People who do a lot of short-term trading may qualify as traders under the tax law.
If you meet the relevant tests, you’ll receive somewhat different — and more favorable — tax treatment. This guide will help you decide whether you qualify as a trader, and understand the tax rules that apply if you meet the tests.
To learn more: Our book, Capital Gain, Minimal Taxes, includes six chapters dealing specifically with income taxation of traders.
Introduction to Trader Status
A one-page overview of our Tax Guide for Traders.
Benefits of Trader Status
Here’s what you gain if you qualify as a trader.
The Disturbing State of the Law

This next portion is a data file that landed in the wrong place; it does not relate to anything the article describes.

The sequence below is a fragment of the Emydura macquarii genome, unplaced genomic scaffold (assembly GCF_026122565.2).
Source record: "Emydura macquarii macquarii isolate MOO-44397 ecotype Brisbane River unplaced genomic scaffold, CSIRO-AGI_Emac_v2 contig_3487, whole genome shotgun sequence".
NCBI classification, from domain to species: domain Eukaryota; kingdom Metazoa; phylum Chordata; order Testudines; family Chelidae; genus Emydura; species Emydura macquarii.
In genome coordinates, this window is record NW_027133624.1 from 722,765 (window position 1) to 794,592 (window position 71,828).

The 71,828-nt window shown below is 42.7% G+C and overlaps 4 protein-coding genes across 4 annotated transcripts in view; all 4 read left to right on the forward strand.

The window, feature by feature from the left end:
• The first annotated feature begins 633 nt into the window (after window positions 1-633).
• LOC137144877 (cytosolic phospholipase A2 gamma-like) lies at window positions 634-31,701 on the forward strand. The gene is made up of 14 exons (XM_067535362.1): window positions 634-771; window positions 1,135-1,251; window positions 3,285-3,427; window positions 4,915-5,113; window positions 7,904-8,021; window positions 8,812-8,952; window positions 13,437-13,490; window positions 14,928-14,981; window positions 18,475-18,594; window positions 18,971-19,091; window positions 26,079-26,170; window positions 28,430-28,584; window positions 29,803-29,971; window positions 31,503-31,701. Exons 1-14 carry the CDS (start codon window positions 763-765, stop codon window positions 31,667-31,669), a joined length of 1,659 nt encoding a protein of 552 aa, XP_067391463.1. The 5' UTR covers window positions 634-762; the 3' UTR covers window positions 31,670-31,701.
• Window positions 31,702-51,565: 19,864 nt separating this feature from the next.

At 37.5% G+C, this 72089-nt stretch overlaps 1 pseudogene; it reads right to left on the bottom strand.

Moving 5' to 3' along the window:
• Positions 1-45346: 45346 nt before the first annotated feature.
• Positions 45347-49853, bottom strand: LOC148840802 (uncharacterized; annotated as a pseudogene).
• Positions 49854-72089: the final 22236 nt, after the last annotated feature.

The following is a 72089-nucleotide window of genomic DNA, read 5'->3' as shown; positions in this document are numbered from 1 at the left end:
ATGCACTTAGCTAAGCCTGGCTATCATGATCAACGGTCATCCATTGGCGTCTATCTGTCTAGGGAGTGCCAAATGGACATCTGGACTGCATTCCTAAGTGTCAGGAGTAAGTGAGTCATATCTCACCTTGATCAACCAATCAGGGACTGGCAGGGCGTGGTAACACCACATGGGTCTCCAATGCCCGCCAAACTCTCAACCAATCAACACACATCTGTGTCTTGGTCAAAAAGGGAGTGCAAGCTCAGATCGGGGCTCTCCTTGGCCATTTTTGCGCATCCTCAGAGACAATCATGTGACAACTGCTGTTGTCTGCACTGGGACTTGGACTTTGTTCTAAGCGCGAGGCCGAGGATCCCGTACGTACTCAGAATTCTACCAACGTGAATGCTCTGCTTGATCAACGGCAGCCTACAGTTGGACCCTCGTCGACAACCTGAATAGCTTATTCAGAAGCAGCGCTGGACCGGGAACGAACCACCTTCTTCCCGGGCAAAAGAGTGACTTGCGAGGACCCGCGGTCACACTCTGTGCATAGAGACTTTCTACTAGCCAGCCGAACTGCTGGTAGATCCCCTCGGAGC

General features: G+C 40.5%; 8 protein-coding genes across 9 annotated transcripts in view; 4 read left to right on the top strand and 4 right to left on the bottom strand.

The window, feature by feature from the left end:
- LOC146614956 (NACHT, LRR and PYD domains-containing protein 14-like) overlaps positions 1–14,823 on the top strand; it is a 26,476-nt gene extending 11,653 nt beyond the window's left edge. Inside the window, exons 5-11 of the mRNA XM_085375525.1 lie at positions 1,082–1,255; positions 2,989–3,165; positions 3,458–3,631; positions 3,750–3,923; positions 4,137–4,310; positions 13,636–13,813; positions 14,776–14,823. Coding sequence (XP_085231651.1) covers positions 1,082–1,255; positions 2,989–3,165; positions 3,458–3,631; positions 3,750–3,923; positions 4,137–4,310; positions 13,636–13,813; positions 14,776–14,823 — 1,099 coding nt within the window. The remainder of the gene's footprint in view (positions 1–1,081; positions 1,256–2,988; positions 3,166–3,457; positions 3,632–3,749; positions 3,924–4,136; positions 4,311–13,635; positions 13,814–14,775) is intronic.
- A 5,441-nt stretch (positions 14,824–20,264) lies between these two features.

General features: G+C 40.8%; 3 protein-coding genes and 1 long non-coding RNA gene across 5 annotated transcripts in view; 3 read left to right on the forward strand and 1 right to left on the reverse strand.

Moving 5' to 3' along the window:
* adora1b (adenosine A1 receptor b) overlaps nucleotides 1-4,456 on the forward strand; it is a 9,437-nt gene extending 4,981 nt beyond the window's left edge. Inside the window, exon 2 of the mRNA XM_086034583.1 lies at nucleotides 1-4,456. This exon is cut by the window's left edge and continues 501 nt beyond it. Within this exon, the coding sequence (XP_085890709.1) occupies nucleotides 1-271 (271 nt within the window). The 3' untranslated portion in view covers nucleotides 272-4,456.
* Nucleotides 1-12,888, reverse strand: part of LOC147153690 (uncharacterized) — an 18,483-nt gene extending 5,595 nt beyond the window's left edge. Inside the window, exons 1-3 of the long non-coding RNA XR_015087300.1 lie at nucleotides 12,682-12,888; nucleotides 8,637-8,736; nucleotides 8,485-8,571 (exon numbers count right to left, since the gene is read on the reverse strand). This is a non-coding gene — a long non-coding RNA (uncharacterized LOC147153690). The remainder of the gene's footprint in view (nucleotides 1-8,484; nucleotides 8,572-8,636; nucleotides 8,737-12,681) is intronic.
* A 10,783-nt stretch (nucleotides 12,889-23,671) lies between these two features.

There’s no clear definition of trader. And that’s just part of the problem.
Definition of “Trader”
To be a trader you have to meet the two requirements described on this page.
Filing as a Trader
What does a trader’s tax return look like?
IRS Guidance on Trader Taxation
The IRS has produced a limited amount of (mostly accurate) guidance on trader taxation.
If you’re a trader, you should consider whether you can benefit from the mark-to-market election.
Identifying Investment Holdings
Before you make the mark-to-market election, you need to think about identifying investment holdings.
Making the Mark-to-Market Election (part 1)
There are two parts to making the election. This is the first part.
Making the Mark-to-Market Election (part 2)
Your election may not be considered valid if you fail to follow through with the second part of the election.
Section 481(a) Adjustment
An explanation of the adjustment you have to make when you switch to mark-to-market accounting.